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Aspiring young archeologist discovers 69-million-year-old hadrosaur

The two bones, parts of the skull and humerus, were discovered by Nathan and his father while on a hike. (CREDIT: NCC)

DRUMHELLER (660 NEWS) – During a hike near Horshoe Canyon with his father, 12-year-old Nathan Hrushkin stumbled upon the partially-exposed bones of a hadrosaur.

After taking photos of the find and sending them to the Royal Tyrell Museum, the bones were identified as part of a young hadrosaur, also known as a duck-billed dinosaur.

The bones, confirmed to be parts of the skull and humerus, were found on the Nodwell property at Horshoe Canyon in an isolated pocket of badlands.

A conservation team has been sent to the site and, since Nathan’s find, upwards of 50 additional fossils have been found in the canyon’s walls.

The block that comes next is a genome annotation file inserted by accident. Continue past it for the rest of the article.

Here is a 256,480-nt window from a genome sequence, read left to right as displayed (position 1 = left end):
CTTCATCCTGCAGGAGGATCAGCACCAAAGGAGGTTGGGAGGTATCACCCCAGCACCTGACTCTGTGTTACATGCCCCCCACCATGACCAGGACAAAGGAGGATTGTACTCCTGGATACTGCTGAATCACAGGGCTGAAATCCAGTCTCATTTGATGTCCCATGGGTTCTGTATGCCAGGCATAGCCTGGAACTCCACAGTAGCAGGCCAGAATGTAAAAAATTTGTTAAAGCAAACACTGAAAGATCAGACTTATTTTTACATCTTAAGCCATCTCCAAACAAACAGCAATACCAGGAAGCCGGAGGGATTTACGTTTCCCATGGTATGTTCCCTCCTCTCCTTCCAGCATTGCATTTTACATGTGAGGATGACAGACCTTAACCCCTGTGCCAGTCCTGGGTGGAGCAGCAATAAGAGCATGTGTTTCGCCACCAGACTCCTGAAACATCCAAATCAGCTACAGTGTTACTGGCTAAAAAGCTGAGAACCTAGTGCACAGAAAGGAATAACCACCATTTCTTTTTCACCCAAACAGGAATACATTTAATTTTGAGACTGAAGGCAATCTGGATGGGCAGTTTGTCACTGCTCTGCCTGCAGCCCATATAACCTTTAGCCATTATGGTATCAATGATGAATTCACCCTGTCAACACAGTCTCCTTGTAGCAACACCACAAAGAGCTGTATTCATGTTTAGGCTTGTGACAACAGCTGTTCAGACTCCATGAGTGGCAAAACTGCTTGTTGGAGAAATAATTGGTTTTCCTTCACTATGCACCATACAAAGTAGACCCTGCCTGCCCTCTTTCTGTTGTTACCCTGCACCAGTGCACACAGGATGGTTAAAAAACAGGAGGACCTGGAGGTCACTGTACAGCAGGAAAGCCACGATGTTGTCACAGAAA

Nathan Hrushkin and his father, Dion. (CREDIT: NCC)

The bones have been protected and moved to the museum’s lab for research.

“It’s a remarkable discovery,” said Andrew Holland with the Nature Conservancy of Canada (NCC).

“This is an impressive collection of dinosaur bones that are 69 million years old.”

Holland says this specimen is special because it gives us a look into a period of time we know very little about.

“It comes from a time that we know very little of what kind of dinosaurs or animals lived in the province of Alberta.”

The layer of rock where the hadrosaur does not typically preserve fossils, making this one an exciting oddity.

However, Holland says after news of the find spread, they have had an issue with aspiring treasure hunters.

“Once it was on the radio up in the Drumheller area, that there were dinosaur bones discovered, random people just started showing up. The intent is to come out and enjoy the fresh air, but don’t treat the area like a scavenger hunt.”

Holland says fossils are protected by law and if you do happen to come across one, to immediately report it.

“We want anybody else who finds similar discoveries in that area to take photos of the bones, try and record their location using a GPS, and contact a museum. Also, leave the fossils undisturbed in the ground.”

He says Nathan and his father did a wonderful job in reporting this exciting find.

“This is really a fascinating discovery in part by this 12-year-old boy and his dad who were just out for a hike.”